Who, in unnecessary action, swarm I Richard's body have interred new;
115| About our squares of battle,--were enough And on it have bestow'd more contrite tears, To purge this field of such a hilding foe; Than from it issued forced drops of blood.
Though we, upon this mountain's basis by, Five hundred poor I have in yearly pay,
Took stand for idle speculation : Who twice a day their wither's hands hold up But that our honours must not. - What's to say? Toward heaven, to pardon blood; and I have built 20 A very little little let us do, Two chantries, where the sad and solemn priests And all is done. Then let the trumpets sound Sing still for Richard's soul. More will I do: |The tucket sonuance and the note to mount: Though all that I can do, is nothing worth; For our approach shall so much dare the field, Since that my penitence comes after all,
That England shall couch down in fear, and Imploring pardon. Enter Gloster.
Enter Grandpré. Glo. My liege!
Grand. Why do you stay so long, my lords of K. Henry. My brother Gloster's voice !--Ay;
France? I know thy errand, I will go with thee:
Yon island carrions, desperate of their bones, 'The day, iny friends, and all things stay for me. 1301Il-favour’dly become the morning field:
[Excunt. Their ragged curtains poorly are let loose,
And our air shakes them passing scornfully.
Big Mars seems bankrupt in their beggard host, Enter the Dauphin, Orleans, Rambures, and And faintly through a rusty beaver peeps. Beaumont.
135 Their horsemen sit like fixed candlesticks, Ori. The sun doth gild our armour; up, my With torch-staves in their band': and their poor lords.
jades Dau. Montez à cheral :- My horse! ralet! Lob down their heads, dropping the hide and hips; lacquey! ha!
The gum down-roping from their pale-dead eyes; Orl. O brave spirit !
140 And in their pale dull mouths the gimmalt bit Dau. "Via!-les eaux & la terre.
Lies foul with chew'd grass, still and motionless; Ori, Rien plus ? l'air q: le fou.
And their executors, the knavish crows,
Fly o'er them all, impatient for their hour.
Description cannot suit itself in words,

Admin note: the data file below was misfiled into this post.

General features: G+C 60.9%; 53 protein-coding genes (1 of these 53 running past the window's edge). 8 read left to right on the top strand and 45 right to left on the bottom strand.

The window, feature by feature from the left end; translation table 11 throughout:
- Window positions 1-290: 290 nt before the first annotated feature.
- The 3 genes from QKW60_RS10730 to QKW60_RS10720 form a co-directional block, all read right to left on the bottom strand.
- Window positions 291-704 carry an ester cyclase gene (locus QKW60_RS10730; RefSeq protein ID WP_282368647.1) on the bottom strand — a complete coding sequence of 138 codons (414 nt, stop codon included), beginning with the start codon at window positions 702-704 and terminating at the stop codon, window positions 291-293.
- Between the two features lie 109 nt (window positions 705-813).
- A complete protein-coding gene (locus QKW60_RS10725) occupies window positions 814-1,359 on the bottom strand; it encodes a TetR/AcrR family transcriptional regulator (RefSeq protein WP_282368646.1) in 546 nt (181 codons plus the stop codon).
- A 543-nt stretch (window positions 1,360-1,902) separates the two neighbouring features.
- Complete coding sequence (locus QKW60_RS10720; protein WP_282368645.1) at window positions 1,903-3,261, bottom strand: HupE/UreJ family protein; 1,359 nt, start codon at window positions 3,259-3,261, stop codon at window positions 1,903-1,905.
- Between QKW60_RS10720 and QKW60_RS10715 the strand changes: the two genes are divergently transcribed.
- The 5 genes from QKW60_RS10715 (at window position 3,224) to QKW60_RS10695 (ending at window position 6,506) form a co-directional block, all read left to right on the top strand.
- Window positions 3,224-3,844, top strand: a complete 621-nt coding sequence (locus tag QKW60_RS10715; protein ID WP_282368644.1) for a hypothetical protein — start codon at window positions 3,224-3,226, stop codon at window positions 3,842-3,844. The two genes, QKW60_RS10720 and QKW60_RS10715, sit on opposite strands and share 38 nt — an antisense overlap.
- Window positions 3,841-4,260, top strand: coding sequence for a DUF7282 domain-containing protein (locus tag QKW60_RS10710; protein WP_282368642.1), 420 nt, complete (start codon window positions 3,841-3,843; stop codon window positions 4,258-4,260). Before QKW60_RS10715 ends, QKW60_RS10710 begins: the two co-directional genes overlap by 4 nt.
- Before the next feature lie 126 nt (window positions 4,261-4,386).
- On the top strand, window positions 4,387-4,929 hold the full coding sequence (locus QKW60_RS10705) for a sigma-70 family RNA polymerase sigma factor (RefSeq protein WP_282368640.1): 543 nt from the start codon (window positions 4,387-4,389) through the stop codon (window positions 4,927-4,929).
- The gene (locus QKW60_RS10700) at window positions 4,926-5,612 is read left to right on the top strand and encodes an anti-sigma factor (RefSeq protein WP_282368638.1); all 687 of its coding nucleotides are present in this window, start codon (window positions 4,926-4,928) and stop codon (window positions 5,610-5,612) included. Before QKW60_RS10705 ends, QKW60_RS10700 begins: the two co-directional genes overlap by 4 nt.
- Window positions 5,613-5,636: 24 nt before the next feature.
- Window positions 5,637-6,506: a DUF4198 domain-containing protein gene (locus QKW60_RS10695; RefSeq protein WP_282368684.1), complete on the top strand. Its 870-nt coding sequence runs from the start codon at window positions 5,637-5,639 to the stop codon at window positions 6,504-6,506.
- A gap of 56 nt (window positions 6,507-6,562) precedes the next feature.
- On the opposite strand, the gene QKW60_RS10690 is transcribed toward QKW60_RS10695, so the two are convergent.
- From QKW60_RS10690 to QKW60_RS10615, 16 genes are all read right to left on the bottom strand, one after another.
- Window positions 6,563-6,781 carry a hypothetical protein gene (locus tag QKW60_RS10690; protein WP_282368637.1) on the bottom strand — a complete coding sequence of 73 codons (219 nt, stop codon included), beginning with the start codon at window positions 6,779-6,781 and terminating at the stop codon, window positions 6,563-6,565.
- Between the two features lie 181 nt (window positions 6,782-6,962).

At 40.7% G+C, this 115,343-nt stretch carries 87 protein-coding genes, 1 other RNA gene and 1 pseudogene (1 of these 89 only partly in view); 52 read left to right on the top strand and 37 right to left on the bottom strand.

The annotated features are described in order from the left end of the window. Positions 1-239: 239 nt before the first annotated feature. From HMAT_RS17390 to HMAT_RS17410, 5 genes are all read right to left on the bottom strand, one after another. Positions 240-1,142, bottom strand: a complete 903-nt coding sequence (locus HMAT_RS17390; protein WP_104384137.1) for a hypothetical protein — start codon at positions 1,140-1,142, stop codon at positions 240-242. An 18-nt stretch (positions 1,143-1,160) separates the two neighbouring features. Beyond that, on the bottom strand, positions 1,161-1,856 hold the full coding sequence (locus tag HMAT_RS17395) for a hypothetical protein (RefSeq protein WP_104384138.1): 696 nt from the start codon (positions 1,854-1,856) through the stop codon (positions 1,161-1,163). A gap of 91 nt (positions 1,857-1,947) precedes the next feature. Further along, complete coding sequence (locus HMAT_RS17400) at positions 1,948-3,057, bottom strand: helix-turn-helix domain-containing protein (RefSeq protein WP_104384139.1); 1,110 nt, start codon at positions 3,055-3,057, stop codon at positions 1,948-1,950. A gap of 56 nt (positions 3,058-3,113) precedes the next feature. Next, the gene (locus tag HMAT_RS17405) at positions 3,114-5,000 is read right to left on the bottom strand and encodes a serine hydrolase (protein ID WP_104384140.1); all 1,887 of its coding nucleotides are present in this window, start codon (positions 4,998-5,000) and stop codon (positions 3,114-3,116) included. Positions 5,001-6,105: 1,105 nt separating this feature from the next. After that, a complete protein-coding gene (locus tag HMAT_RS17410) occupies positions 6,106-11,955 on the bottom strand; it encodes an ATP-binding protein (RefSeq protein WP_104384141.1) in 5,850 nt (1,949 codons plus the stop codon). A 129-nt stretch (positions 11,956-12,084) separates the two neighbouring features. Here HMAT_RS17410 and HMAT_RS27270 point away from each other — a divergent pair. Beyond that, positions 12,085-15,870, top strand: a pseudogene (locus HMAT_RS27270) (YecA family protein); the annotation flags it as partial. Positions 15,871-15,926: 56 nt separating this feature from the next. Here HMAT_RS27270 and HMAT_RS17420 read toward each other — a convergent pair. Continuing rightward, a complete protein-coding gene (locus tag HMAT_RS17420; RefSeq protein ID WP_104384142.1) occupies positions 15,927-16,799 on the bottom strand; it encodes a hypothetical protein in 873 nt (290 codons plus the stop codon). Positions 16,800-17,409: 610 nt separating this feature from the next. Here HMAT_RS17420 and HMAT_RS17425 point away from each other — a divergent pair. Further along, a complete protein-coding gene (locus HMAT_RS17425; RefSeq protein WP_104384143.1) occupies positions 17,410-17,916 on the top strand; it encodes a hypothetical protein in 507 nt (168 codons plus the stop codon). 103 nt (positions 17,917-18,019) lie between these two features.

145 To demonstrate the life of such a battle Con. Hark, how our steeds for present service) lin life so liteless as it shew's it self. neigh!
Con. They have said their prayers, and they Dau. Mount them, and make incision in their
stay for death. hides;
Dau. Shall we go send them dinners, and fresh That their hot blood may spin in English eyes, 50 And daunt them with superfluous courage. Ha! | And give their fasting horses provender, Rum. What, will you have them weep our And after tight with them? horses' blood?
| Con. I stay but for my guards; On, to the field: How shall we then behold their natural tears? JI will the banner from a trumpet take, · Enter a Messenger.
155 nd use it for my haste. Come, come away! Mes. The English are embattled, you French The sun is bigh, and we out-wear the day. .... peers.
'Via! is an old hortatory exclamation, as allons! ? The tucket-sonuance was probably the name of an introductory flourish on the trumpet. Grandpre alludes to the form of the ancient candlesticks, which frequently represented human figures holding the sockets for the lights in their extended hands. * Geinmal is, in the western counties, a ring; a gimmul bit is therefore a bit of which the parts played one within another. It seems, by what follows, that guard in this place means rather something of ornament or of distinction than a body of attendants. The following quotation from Holinshed will best elucidate this passage-" The duke of Brabant, when his standard was not come, caused a banner to be taken froin a trumpet and fastered upon a spear, the which he coinmanded to be borne h am bim instead of a standard."